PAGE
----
Sometimes one mistake can change everything.
Emily doesn’t know why she froze. Or why Lucas did too. Afterward, she thought of different ways to rationalize it. But the truth is, they could have helped Belinda, and they didn’t. It’s a mistake they’ll both have to live with.
Sometimes doing nothing is the only way to cope.
Belinda doesn’t want to talk about what happened. Because when she does, it feels like it’s happening all over again.
Sometimes good can come from bad.
Emily and Lucas’s punishment is community service at a center for people with disabilities. People like Belinda. Soon they feel like maybe they’re starting to make a real difference. Like they would be able to do the right thing if they could do that night all over again. Like they could help not only those at the center but also each other.
But when Belinda returns to school, Emily and Lucas have to figure out if they can do anything that will actually help the one person they hurt most.
I read Cammie McGovern’s debut, Say What You Will, two years ago and highly enjoyed the way she writes characters with disabilities. These types of YA novels come few and far among the dystopian and cute-sy contemporaries, so it’s always refreshing to read about a story that probes deeper into the lesser-explored notions of society and human nature. Although her latest, A Step Toward Falling, isn’t as hard-hitting as her debut, I still adored A Step Toward Falling and think it’s influential in ways other YA stories can’t replicate.
TWO HONEST PERSPECTIVES
Unlike her previous work, A Step Toward Falling is told from two girls: Emily, the one who witnesses the incident, and Belinda, the one involved in the incident and has a disability. I think McGovern did an outstanding job with these two narratives because not only do we receive insight on what it’s like to feel like an outsider and to be treated differently from Belinda’s perspective, but we also get the perspective of Emily who is riddled with guilt for not taking action.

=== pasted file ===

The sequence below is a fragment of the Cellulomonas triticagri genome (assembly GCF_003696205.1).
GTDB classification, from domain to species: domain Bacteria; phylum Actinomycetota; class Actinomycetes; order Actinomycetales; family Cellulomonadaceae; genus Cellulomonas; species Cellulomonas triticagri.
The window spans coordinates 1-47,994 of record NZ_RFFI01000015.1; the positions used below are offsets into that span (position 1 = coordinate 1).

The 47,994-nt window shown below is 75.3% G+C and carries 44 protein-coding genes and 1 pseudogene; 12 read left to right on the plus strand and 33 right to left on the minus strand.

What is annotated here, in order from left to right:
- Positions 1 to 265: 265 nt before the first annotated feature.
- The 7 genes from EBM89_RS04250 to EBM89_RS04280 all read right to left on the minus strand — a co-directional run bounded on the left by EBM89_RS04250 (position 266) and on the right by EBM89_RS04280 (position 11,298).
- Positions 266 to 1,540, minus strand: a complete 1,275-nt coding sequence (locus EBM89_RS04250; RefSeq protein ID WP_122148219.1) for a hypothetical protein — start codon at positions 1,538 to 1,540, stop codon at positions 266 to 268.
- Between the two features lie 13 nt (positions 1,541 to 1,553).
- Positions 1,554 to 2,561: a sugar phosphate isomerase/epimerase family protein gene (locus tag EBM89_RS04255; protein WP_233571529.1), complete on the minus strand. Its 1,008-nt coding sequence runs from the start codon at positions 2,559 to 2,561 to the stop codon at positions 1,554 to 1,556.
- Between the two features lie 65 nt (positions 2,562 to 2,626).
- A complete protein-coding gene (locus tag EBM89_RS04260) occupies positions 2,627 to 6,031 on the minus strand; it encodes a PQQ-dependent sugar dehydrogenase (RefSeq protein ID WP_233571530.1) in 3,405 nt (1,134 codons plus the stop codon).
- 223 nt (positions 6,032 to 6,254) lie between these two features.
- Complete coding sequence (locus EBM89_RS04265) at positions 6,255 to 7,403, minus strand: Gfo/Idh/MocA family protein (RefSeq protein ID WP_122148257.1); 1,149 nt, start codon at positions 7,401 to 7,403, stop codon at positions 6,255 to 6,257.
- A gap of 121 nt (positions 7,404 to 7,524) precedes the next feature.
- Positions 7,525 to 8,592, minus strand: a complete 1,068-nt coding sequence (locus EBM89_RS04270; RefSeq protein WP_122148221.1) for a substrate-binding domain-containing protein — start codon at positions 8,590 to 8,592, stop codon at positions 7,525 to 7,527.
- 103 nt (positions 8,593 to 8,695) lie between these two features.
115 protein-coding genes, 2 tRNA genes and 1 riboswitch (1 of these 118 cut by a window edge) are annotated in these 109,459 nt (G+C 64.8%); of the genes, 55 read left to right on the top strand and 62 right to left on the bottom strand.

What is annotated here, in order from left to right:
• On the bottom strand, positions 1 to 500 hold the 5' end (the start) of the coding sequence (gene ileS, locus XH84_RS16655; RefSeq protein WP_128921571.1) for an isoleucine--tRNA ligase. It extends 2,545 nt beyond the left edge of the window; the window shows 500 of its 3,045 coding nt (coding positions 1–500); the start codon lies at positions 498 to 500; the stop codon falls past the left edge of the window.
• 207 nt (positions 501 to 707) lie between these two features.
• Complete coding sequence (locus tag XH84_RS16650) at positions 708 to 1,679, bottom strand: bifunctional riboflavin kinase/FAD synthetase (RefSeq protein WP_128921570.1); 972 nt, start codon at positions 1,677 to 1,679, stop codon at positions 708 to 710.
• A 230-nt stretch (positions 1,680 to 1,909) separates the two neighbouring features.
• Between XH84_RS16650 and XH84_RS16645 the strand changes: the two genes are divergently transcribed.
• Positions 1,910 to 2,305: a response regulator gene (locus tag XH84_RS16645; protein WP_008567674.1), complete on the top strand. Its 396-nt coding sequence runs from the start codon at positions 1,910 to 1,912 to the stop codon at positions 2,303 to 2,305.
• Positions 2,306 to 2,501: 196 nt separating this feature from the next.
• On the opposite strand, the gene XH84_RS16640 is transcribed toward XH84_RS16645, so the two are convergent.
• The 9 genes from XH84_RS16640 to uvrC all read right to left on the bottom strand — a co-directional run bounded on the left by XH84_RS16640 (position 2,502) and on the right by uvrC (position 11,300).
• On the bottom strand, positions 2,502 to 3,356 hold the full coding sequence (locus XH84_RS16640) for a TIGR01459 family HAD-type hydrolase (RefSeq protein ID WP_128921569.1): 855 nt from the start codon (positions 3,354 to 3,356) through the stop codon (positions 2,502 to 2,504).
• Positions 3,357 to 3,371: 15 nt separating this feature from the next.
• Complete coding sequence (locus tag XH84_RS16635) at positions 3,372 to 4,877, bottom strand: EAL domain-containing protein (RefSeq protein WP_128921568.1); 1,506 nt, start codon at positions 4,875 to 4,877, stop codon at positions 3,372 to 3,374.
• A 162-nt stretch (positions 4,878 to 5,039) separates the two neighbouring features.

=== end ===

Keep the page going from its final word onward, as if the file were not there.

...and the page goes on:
One girl may be disabled (McGovern doesn’t reveal what exactly is Belinda’s disability, which is precisely the point), but we learn that Belinda is not so different from Emily. McGovern doesn’t make Emily a cliché popular girl to set a contrast; in fact, McGovern focuses on the normality two girls who want to have friends and not be isolated all the time. My heart went out for Belinda, but also Emily.
Emily is hard to like in the beginning because she’s flawed and at fault for what happened to Belinda. She’s judgmental and only sees the first layer of people. Nonetheless, her character growth is astounding and lovely to witness.
I admit, some parts of the story felt a little preachy, but I received the messages McGovern wanted to convey loud and clear. I’m glad she includes these important themes in A Step Toward Falling because they are often neglected before it’s too late, especially among teens. My outlook on treating people has changed for the better, thanks to McGovern’s moving story.
PERFECT AMOUNT OF ROMANCE
There is a slight romance in the story for both Emily and Belinda (not a love triangle), and I think in this case, it’s an important tidbit. Romance is a huge part of high school and contrary to belief, people with disabilities seek love too. McGovern covered this aspect with respect; Emily’s romance is subtle and just right for the story.
PUT THIS ONE YOUR TO-READ LIST!
A Step Toward Falling is in one word, important. I really do hope more readers pick this book up because seriously, it will change your outlook on society. Through the realistic perspectives of Emily and Belinda, McGovern relays the significant themes that teens need to be aware of. A Step Toward Falling will undoubtedly stay with me for a long time.